The coveted Buzz Lightyear doll was nowhere to be found. He shared:

“It’s almost like searching for a Christmas Eve holy grail – and about as easy. I couldn’t find it anywhere. That was when I came to understand the universality of this situation.”

A Detroit high school teacher (briefly) won part of $19 million after claiming the film was his idea.

In 2001, a high school science teacher named Brian Webster, of Detroit, won an impressive six-figures after a U.S. district court found 20th Century Fox guilty of stealing his script.

Years before, the wannabe screenwriter sold his own screenplay, Could This Be Christmas, to Murray Hill Publications Inc. The storyline was similar enough to Jingle All the Way that the company won, in total, $19 million in damages for copyright infringement.

Webster’s cut of the payout, however, was revoked along with the rest of the millions when the judgement was, first downsized, and then later reversed by a federal appeals court a few years later.

The Turbo Man suits were made with a body mold and featured a cooling system.

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Daniel Riordan, the actor who played Turbo Man when clips of the fictional program were shown during the movie, said that the tight-fitting (and Iron Man-esque) suit his character wore was created with a body mold.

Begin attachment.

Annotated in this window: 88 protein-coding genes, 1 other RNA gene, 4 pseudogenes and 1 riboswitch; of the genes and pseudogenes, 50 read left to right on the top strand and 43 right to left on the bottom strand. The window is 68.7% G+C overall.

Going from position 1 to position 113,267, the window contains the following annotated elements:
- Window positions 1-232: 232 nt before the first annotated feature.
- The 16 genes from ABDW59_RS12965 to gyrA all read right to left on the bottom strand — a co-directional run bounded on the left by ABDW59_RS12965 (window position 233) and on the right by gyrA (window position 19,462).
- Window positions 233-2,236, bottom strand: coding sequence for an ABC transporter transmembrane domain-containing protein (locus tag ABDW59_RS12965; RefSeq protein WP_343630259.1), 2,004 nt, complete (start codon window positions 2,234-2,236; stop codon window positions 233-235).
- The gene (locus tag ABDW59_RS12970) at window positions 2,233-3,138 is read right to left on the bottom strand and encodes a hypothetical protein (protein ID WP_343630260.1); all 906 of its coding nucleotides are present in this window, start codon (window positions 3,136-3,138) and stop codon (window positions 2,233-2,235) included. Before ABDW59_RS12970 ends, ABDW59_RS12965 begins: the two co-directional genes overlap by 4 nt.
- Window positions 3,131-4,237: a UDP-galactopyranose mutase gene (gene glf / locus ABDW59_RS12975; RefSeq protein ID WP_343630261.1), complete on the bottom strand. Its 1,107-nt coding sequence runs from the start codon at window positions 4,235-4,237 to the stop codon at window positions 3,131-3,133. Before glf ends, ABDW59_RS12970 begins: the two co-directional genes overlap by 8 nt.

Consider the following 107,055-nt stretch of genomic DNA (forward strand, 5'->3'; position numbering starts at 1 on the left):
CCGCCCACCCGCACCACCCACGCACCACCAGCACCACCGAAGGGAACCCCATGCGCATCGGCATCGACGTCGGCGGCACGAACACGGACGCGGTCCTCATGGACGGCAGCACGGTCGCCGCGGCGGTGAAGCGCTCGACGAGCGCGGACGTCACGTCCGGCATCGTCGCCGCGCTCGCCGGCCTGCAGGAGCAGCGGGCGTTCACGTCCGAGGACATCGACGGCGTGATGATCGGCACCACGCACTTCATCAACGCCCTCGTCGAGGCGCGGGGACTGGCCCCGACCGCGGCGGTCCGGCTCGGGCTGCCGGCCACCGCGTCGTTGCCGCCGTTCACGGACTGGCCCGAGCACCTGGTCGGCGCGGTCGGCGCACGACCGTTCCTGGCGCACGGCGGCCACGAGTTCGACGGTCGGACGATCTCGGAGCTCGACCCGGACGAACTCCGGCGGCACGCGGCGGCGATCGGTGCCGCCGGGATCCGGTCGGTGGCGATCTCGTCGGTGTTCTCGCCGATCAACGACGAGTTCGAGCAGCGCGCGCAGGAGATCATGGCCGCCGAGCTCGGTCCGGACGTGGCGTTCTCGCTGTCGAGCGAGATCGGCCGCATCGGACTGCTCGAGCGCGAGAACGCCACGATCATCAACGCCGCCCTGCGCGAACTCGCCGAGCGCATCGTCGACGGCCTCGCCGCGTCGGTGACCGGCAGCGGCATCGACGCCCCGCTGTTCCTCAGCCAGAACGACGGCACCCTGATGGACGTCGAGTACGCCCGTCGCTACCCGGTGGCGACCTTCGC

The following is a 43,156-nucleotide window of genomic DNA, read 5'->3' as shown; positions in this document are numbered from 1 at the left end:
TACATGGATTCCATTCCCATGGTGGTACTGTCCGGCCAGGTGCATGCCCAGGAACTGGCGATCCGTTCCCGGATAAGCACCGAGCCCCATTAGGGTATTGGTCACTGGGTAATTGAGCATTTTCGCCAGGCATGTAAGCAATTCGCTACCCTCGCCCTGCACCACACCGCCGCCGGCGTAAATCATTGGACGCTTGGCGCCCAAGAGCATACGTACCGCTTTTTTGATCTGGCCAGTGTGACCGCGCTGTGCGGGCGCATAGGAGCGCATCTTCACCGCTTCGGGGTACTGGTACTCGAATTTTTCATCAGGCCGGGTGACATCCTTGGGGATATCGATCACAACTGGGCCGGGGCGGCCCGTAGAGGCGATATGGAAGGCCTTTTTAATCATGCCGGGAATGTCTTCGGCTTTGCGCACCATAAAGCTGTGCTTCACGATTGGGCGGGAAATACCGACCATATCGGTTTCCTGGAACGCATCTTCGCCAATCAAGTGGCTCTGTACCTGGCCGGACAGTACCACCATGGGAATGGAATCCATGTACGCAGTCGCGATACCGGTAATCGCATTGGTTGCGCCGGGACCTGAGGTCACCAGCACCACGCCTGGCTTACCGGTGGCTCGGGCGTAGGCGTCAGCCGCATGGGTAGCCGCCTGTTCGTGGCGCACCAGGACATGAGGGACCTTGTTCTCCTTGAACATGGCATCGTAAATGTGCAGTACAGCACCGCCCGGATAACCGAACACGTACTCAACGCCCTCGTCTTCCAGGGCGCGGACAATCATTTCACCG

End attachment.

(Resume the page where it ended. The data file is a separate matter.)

The process for creating Riordan and Schwarzenegger’s costumes included being molded into wax, which was then cast into rubber.

Riordan also filmed several scenes in the desert, and while the temperatures were blistering, the actor kept cool in his skin-tight suit. He shared during an interview:

“They built the suit in such a way that they had these vests underneath that race car drivers use. They’re very thin membrane vests that are filled with small, plastic tubing that’s tightly coiled, back and forth, and they run cold water through it. So when they run it, it’s like this cold water right up against your body and it was amazing. The sensation was fantastic.”

A special designer was brought on to create the Turbo Man action figure.

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A new superhero was created solely for the movie, and obviously, a toy had to be formulated just the same. The film’s production designer Leslie McDonald hired a special “character designer” to conceptualize Turbo Man from the ground up, and to create its action figure component. Tim Flattery, who also worked on films like Batman and Mighty Morphin’ Power Rangers, also created designs for each of the fictional show’s characters.

A toy sculpture was then brought in to make the actual props. Packing was created, and voila, Christmas’ hottest commodity.

The actor who played Turbo Man was terrified of heights.

Riordan’s role obviously required some high-flying, jet pack action. Which wouldn’t have been a problem – if he wasn’t afraid of heights, that is.

The star said he was lifted up by a crane around 60 feet into the air, at impressive speeds. The entire process left him “not thrilled.”